8

When my kids run into situations like this, I usually try to emphasize two things: For most people, (probably including the others on her team) being given the ball is thought of more as a reward for hard work than necessarily giving the ball to the best player. Being passed the ball doesn't depend as much on her real skill level as on how her teammates ...


8

Cycling is a sport the whole family can do together. It grows with the family too. Initially, younger ones can be attached to an adult bike in a seat or with a bike pup. Later they become independent. Soccer is another sport everyone can play with minimal equipment.


7

From about age 4 and up, my top recommendation is martial arts study. In addition to being a great work-out, it teaches a useful skill and instills confidence, a sense of responsibility, and many other great traits. From birth up, swimming is another great, active way to spend time together. There's something to do in the pool at any age, and it's a great ...


7

Most martial arts schools don't take kids until they are 4 or 5, depending on the class and the school. I started my son about the time he turned 5, he's been doing it about a year and hasn't gotten fully into it yet but we have noticed an improvement in his balance. I also attend the same school, and did for a year before I signed him up, I believe its ...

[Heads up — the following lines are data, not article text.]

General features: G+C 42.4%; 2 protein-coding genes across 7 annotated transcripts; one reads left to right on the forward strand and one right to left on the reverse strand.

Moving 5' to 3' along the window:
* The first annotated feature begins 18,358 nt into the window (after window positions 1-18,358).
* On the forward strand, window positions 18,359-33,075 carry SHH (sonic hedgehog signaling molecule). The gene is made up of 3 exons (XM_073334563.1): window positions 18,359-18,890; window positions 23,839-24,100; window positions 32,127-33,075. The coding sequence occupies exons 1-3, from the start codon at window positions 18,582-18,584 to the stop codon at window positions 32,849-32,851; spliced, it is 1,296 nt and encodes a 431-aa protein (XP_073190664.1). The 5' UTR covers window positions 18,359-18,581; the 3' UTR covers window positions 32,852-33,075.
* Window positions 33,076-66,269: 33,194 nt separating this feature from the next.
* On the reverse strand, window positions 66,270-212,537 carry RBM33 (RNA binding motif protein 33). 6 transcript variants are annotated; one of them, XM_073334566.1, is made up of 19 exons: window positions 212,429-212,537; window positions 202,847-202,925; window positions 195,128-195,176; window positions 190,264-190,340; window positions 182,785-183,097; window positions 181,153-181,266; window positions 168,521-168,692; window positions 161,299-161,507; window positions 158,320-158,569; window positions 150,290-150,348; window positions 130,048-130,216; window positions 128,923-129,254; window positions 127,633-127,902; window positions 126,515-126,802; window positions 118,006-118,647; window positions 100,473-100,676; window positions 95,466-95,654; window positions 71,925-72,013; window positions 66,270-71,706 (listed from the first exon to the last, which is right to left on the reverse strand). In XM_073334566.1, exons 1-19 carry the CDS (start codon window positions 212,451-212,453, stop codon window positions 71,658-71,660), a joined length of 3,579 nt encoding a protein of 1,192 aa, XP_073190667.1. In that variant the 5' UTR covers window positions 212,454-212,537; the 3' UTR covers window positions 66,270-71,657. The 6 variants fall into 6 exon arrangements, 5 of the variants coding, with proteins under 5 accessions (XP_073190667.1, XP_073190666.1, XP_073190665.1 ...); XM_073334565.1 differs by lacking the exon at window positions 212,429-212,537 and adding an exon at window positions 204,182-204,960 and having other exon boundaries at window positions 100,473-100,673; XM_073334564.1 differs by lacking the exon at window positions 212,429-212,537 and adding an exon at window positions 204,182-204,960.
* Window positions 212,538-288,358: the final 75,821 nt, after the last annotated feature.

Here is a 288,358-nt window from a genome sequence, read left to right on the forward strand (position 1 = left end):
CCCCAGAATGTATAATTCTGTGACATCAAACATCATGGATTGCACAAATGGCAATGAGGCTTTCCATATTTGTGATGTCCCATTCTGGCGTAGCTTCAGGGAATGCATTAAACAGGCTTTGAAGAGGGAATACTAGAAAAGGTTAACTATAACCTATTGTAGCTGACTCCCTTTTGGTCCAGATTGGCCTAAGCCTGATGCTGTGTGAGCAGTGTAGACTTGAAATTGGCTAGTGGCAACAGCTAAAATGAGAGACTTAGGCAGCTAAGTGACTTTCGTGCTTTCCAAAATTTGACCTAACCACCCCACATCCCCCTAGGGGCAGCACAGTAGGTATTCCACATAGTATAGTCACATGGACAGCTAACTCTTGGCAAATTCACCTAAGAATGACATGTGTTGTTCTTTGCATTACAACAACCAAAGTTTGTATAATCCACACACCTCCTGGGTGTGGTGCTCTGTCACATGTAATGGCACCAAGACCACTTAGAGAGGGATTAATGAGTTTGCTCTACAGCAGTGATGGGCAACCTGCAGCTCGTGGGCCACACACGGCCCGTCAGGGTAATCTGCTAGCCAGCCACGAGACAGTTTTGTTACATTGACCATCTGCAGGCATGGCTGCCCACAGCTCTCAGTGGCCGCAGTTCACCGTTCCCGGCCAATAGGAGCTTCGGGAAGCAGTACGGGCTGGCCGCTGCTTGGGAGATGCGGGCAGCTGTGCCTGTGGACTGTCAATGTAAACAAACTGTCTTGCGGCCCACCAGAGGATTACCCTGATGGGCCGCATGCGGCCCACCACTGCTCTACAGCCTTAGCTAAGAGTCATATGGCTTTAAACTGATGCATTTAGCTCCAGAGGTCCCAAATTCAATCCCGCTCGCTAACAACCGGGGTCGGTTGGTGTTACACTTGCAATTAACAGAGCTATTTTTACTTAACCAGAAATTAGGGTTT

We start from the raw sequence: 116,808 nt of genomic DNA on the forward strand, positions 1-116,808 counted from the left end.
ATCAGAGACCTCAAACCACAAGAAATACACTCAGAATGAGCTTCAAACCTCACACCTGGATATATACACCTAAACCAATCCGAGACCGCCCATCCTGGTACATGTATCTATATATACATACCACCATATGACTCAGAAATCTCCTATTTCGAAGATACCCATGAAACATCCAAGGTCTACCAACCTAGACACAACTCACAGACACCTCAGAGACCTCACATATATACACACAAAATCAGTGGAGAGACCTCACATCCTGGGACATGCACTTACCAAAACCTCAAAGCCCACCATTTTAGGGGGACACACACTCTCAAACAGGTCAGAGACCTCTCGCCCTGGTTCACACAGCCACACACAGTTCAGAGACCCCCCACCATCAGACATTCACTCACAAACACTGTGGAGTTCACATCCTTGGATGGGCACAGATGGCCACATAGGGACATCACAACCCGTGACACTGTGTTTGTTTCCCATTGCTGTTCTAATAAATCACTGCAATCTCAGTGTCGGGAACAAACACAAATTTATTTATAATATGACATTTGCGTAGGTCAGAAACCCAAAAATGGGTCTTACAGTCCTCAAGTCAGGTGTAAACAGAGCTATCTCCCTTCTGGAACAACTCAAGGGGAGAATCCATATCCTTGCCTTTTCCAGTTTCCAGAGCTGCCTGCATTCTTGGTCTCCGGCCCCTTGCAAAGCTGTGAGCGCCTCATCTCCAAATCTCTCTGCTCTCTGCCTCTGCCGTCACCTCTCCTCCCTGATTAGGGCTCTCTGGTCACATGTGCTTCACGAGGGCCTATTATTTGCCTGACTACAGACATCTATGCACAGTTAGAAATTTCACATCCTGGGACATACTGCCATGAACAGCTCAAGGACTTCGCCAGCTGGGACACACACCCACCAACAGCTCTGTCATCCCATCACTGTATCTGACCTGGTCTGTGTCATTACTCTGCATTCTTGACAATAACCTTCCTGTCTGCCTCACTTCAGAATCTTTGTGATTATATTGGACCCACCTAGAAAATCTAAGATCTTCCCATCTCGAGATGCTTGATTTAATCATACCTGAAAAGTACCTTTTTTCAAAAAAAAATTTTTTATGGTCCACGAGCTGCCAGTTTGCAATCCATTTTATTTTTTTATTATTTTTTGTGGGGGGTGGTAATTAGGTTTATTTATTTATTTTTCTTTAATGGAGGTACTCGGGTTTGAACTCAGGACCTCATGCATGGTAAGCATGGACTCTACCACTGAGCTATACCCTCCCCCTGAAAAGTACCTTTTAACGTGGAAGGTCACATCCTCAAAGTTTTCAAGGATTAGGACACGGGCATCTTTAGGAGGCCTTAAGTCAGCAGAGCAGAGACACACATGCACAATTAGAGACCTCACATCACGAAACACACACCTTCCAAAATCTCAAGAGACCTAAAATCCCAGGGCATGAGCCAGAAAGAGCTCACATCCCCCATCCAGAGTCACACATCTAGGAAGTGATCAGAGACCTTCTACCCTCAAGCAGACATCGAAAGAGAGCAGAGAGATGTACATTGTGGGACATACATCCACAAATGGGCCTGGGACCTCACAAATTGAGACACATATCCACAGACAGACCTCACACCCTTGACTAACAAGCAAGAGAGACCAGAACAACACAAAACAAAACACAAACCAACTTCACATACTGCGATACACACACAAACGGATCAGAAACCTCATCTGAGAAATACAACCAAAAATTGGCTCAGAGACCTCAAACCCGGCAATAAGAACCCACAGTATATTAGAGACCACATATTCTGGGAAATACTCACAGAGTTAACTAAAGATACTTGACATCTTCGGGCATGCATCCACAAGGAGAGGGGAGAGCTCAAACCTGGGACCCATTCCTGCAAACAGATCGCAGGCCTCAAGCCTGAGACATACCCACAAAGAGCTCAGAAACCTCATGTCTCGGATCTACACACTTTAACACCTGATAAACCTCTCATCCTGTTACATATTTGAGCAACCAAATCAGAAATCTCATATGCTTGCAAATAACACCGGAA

7

If your daughter has been taking swimming lessons for the past three and a half years, then is it safe to assume she can swim safely in at least one type of stroke on her own? If so, then I'd be inclined to suggest ballet lessons, while checking your area to see if there are free or affordable swimming pools that you might have access to. Some areas have ...


7

When I taught preschool, Kids Yoga was one activity the preschool did with all the age levels to help them tune in to themselves for more body awareness and stress release. By four, some of the kids started participating in team sports, but for many of their parents it was long Saturdays for very little positive impact as they often complained their kids ...


7

This sort of thing is really common. My 8 year old has been training at half marathon distance (walking, jogging and running) for 6 months now. Her idea - she's raising money for a charity helping one of her friends. My eldest two have been doing triathlons since the age of 9 or so, and again, all their own idea. They were given the option of full training ...


5

No. You should not push any recreational activity, no matter how rewarding you found it, on her. However... it is perfectly appropriate to encourage her to try sports. The difference between pushing and encouraging is kind of subjective and hazy, but my interpretation is that "pushing" occurs when the child has already formed their opinion, and you ...


5

As a former nerdy kid, I'd say that group sports, with their tendency to be full of cliques and popularity contests, were very hard for me. I've always been more at ease with biking, hiking and cross-country skiing - activities that did not depend so much on skill, that were pretty much individual in nature, and that weren't overly competitive. Many geeks I ...


5

There we agreed to make sure that everybody prioritized class events in order to do our best to get a good class. No, you didn't agree. It is possible that no one spoke out against this suggestion when it was made, but that is probably mostly due to an intense social pressure in the situation. Can you imagine someone in the situation saying: "I don't ...


5